One of the most difficult challenges survivors of abuse in custody and guardianship cases face is proving to the judge that they have been abused. Abuse survivors are often faced with the risk of being found to be exaggerating or fabricating their allegations in order to gain an upper hand in the litigation. Sadly, survivors are put in a position of having to decide whether their evidence is “good enough” such that they will be believed. Some survivors choose not to lead evidence regarding abuse because they are concerned that it will have a negative impact on how the court will view their credibility.
In the recent BC Supreme Court decision of N.D.T. v. T.F.T., 2016 BCSC 134, the Claimant was successful in proving her allegations of abuse. She was able to show that the Respondent had been verbally abusive, that the abuse had taken place in the presence of the parties’ children, and that the Respondent’s conduct reflected his capacity to parent the children. The BC Family Law Act explicitly requires BC Courts to consider the impact of family violence on children, whether or not it has been directed at the children. The Claimant, referred to in Mr. Justice Saunders’ judgment as “Ms. T”, consequently won her claims for custody, guardianship and parenting time. Her method of proof: video recordings.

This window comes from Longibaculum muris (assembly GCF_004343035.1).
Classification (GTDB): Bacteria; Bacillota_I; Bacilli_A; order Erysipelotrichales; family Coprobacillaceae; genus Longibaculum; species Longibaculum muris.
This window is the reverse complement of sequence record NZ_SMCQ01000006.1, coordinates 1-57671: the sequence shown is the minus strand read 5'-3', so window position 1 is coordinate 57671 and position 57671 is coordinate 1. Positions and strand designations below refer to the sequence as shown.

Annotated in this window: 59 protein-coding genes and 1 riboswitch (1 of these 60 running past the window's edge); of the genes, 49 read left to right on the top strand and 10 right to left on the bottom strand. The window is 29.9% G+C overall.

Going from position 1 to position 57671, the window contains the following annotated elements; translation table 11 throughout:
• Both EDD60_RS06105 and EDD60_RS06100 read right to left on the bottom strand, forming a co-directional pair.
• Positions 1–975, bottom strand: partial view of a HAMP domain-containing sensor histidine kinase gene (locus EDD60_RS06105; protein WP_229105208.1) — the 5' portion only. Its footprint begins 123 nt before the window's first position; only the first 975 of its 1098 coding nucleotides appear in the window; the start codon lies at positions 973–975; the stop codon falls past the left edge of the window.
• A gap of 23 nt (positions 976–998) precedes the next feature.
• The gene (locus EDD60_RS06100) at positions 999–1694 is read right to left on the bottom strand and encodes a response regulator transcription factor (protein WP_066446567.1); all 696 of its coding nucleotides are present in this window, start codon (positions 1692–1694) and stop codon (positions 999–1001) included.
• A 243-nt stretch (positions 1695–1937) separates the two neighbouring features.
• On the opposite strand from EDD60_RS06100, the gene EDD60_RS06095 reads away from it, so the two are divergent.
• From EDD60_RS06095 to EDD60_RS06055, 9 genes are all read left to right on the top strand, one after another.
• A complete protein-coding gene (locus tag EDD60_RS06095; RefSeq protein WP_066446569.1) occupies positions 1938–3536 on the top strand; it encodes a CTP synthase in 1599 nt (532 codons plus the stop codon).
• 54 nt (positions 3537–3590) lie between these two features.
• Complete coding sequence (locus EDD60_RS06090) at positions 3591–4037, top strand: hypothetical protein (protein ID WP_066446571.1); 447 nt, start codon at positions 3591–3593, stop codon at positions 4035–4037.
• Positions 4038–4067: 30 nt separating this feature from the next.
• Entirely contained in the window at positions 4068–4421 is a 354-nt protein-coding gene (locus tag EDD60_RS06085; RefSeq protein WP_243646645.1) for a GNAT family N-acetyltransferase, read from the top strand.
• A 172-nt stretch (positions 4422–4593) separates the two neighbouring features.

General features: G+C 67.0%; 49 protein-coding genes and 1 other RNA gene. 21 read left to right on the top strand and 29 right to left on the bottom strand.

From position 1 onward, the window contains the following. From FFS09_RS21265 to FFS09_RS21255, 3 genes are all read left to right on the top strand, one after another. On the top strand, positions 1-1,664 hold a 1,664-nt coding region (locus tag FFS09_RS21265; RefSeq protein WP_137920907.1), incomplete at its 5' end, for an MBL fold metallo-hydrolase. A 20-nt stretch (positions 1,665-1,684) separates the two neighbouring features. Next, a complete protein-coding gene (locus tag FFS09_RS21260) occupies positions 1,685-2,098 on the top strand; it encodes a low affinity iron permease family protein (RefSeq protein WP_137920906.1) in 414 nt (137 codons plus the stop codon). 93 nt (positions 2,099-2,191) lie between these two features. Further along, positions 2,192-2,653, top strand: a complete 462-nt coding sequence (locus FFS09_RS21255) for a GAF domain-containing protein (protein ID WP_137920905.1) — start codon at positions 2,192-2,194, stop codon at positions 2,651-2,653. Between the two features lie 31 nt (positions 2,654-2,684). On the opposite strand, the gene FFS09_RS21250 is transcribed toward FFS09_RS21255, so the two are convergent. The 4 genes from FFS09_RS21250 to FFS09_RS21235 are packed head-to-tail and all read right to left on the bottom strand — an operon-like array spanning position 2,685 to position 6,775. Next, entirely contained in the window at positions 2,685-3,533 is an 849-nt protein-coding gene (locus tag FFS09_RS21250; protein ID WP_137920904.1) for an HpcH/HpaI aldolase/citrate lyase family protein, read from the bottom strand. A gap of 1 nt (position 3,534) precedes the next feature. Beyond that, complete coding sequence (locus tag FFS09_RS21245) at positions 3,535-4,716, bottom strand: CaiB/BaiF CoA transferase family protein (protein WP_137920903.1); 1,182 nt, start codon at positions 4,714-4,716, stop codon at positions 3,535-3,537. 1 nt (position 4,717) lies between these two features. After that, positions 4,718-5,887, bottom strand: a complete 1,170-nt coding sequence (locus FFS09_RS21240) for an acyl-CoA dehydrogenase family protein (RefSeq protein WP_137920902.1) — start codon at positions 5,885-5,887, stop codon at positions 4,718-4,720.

Ms. T had video recorded the parties’ arguments for a period of approximately two years leading up to the date of separation. Videos of 19 separate incidents were admitted into evidence. That takes real forethought.
What makes Ms. T’s success even more remarkable is that she won despite an expert report that made recommendations that Ms. T should get counselling to shift her focus away from drawing the children into the conflict and “placing blame” on her husband.
In the past, BC courts have been disapproving of surreptitious recordings in family cases. Recording a former spouse without permission has been viewed as contributing to mistrust and conflict between parties; and yet time and time again videos and audio recordings are admitted into evidence. In this case, one has to wonder if Ms. T would have been so resolutely successful on the parenting issues had she not been so proactive in collecting evidence during the marriage.
It feels unsettling to think that unhappy spouses will start recording each other’s worst moments for years on end with the aim to build a case for a family law trial. However, with recording devices literally at everyone’s finger tips, we can expect more of this evidence to come.
Virginia K. Richards